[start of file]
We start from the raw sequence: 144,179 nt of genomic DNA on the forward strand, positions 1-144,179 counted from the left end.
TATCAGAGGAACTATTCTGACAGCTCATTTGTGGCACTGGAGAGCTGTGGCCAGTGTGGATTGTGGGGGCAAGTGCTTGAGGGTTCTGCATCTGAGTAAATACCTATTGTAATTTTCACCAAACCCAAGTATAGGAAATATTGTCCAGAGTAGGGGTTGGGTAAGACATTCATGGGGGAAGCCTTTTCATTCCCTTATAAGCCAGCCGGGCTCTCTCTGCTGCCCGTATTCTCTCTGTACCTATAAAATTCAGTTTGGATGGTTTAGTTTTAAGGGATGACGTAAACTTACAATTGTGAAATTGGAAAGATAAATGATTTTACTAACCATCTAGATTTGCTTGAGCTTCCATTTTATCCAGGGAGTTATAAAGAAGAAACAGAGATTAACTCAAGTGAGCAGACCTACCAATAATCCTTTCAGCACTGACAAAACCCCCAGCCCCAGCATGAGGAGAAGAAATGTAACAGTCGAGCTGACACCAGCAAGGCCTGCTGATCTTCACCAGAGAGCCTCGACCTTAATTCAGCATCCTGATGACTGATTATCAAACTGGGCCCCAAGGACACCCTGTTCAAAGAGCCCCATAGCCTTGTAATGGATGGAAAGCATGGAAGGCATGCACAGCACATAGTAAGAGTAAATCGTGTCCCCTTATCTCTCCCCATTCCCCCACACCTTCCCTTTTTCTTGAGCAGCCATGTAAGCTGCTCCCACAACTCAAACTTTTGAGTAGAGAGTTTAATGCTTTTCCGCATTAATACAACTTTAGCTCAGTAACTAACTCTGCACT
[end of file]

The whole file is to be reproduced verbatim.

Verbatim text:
We start from the raw sequence: 144,179 nt of genomic DNA on the forward strand, positions 1-144,179 counted from the left end.
TATCAGAGGAACTATTCTGACAGCTCATTTGTGGCACTGGAGAGCTGTGGCCAGTGTGGATTGTGGGGGCAAGTGCTTGAGGGTTCTGCATCTGAGTAAATACCTATTGTAATTTTCACCAAACCCAAGTATAGGAAATATTGTCCAGAGTAGGGGTTGGGTAAGACATTCATGGGGGAAGCCTTTTCATTCCCTTATAAGCCAGCCGGGCTCTCTCTGCTGCCCGTATTCTCTCTGTACCTATAAAATTCAGTTTGGATGGTTTAGTTTTAAGGGATGACGTAAACTTACAATTGTGAAATTGGAAAGATAAATGATTTTACTAACCATCTAGATTTGCTTGAGCTTCCATTTTATCCAGGGAGTTATAAAGAAGAAACAGAGATTAACTCAAGTGAGCAGACCTACCAATAATCCTTTCAGCACTGACAAAACCCCCAGCCCCAGCATGAGGAGAAGAAATGTAACAGTCGAGCTGACACCAGCAAGGCCTGCTGATCTTCACCAGAGAGCCTCGACCTTAATTCAGCATCCTGATGACTGATTATCAAACTGGGCCCCAAGGACACCCTGTTCAAAGAGCCCCATAGCCTTGTAATGGATGGAAAGCATGGAAGGCATGCACAGCACATAGTAAGAGTAAATCGTGTCCCCTTATCTCTCCCCATTCCCCCACACCTTCCCTTTTTCTTGAGCAGCCATGTAAGCTGCTCCCACAACTCAAACTTTTGAGTAGAGAGTTTAATGCTTTTCCGCATTAATACAACTTTAGCTCAGTAACTAACTCTGCACT